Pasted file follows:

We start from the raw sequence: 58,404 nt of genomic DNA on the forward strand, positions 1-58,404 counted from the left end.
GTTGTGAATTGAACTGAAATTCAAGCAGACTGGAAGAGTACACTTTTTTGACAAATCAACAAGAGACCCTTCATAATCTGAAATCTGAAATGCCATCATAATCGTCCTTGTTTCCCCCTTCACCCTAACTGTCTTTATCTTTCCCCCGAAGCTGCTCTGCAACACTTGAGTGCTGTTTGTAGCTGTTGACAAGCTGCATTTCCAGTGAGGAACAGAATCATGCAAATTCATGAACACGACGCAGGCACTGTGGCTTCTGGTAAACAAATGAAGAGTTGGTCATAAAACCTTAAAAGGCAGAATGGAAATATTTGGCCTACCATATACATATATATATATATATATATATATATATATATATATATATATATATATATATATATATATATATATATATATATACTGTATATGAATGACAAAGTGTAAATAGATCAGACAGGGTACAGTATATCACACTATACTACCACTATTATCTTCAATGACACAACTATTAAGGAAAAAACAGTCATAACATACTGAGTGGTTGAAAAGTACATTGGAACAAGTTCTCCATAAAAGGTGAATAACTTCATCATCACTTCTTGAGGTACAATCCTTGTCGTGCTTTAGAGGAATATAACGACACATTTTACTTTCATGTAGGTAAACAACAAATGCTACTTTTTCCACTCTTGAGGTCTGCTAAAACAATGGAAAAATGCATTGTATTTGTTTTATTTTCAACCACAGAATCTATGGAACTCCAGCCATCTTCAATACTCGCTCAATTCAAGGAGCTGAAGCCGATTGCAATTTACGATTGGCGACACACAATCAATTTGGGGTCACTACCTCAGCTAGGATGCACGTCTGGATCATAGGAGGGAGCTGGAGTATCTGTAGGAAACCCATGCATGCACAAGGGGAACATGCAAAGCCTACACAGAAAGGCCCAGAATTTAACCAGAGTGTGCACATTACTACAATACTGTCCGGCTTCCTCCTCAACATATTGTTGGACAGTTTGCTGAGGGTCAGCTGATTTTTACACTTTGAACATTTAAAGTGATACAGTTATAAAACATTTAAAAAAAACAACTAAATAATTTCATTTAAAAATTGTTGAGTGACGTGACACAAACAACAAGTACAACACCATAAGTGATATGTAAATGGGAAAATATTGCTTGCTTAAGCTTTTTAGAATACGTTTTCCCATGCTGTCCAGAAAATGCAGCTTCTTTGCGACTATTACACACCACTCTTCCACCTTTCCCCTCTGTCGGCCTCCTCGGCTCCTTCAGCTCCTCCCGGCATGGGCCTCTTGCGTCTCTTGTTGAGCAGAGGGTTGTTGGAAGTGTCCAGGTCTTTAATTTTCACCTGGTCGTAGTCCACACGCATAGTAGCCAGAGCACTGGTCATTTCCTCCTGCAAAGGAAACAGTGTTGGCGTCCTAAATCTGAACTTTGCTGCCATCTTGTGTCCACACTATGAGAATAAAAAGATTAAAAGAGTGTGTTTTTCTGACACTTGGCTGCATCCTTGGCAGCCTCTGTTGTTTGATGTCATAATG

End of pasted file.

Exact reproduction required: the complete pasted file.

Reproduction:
We start from the raw sequence: 58,404 nt of genomic DNA on the forward strand, positions 1-58,404 counted from the left end.
GTTGTGAATTGAACTGAAATTCAAGCAGACTGGAAGAGTACACTTTTTTGACAAATCAACAAGAGACCCTTCATAATCTGAAATCTGAAATGCCATCATAATCGTCCTTGTTTCCCCCTTCACCCTAACTGTCTTTATCTTTCCCCCGAAGCTGCTCTGCAACACTTGAGTGCTGTTTGTAGCTGTTGACAAGCTGCATTTCCAGTGAGGAACAGAATCATGCAAATTCATGAACACGACGCAGGCACTGTGGCTTCTGGTAAACAAATGAAGAGTTGGTCATAAAACCTTAAAAGGCAGAATGGAAATATTTGGCCTACCATATACATATATATATATATATATATATATATATATATATATATATATATATATATATATATATATATATATATATATATACTGTATATGAATGACAAAGTGTAAATAGATCAGACAGGGTACAGTATATCACACTATACTACCACTATTATCTTCAATGACACAACTATTAAGGAAAAAACAGTCATAACATACTGAGTGGTTGAAAAGTACATTGGAACAAGTTCTCCATAAAAGGTGAATAACTTCATCATCACTTCTTGAGGTACAATCCTTGTCGTGCTTTAGAGGAATATAACGACACATTTTACTTTCATGTAGGTAAACAACAAATGCTACTTTTTCCACTCTTGAGGTCTGCTAAAACAATGGAAAAATGCATTGTATTTGTTTTATTTTCAACCACAGAATCTATGGAACTCCAGCCATCTTCAATACTCGCTCAATTCAAGGAGCTGAAGCCGATTGCAATTTACGATTGGCGACACACAATCAATTTGGGGTCACTACCTCAGCTAGGATGCACGTCTGGATCATAGGAGGGAGCTGGAGTATCTGTAGGAAACCCATGCATGCACAAGGGGAACATGCAAAGCCTACACAGAAAGGCCCAGAATTTAACCAGAGTGTGCACATTACTACAATACTGTCCGGCTTCCTCCTCAACATATTGTTGGACAGTTTGCTGAGGGTCAGCTGATTTTTACACTTTGAACATTTAAAGTGATACAGTTATAAAACATTTAAAAAAAACAACTAAATAATTTCATTTAAAAATTGTTGAGTGACGTGACACAAACAACAAGTACAACACCATAAGTGATATGTAAATGGGAAAATATTGCTTGCTTAAGCTTTTTAGAATACGTTTTCCCATGCTGTCCAGAAAATGCAGCTTCTTTGCGACTATTACACACCACTCTTCCACCTTTCCCCTCTGTCGGCCTCCTCGGCTCCTTCAGCTCCTCCCGGCATGGGCCTCTTGCGTCTCTTGTTGAGCAGAGGGTTGTTGGAAGTGTCCAGGTCTTTAATTTTCACCTGGTCGTAGTCCACACGCATAGTAGCCAGAGCACTGGTCATTTCCTCCTGCAAAGGAAACAGTGTTGGCGTCCTAAATCTGAACTTTGCTGCCATCTTGTGTCCACACTATGAGAATAAAAAGATTAAAAGAGTGTGTTTTTCTGACACTTGGCTGCATCCTTGGCAGCCTCTGTTGTTTGATGTCATAATG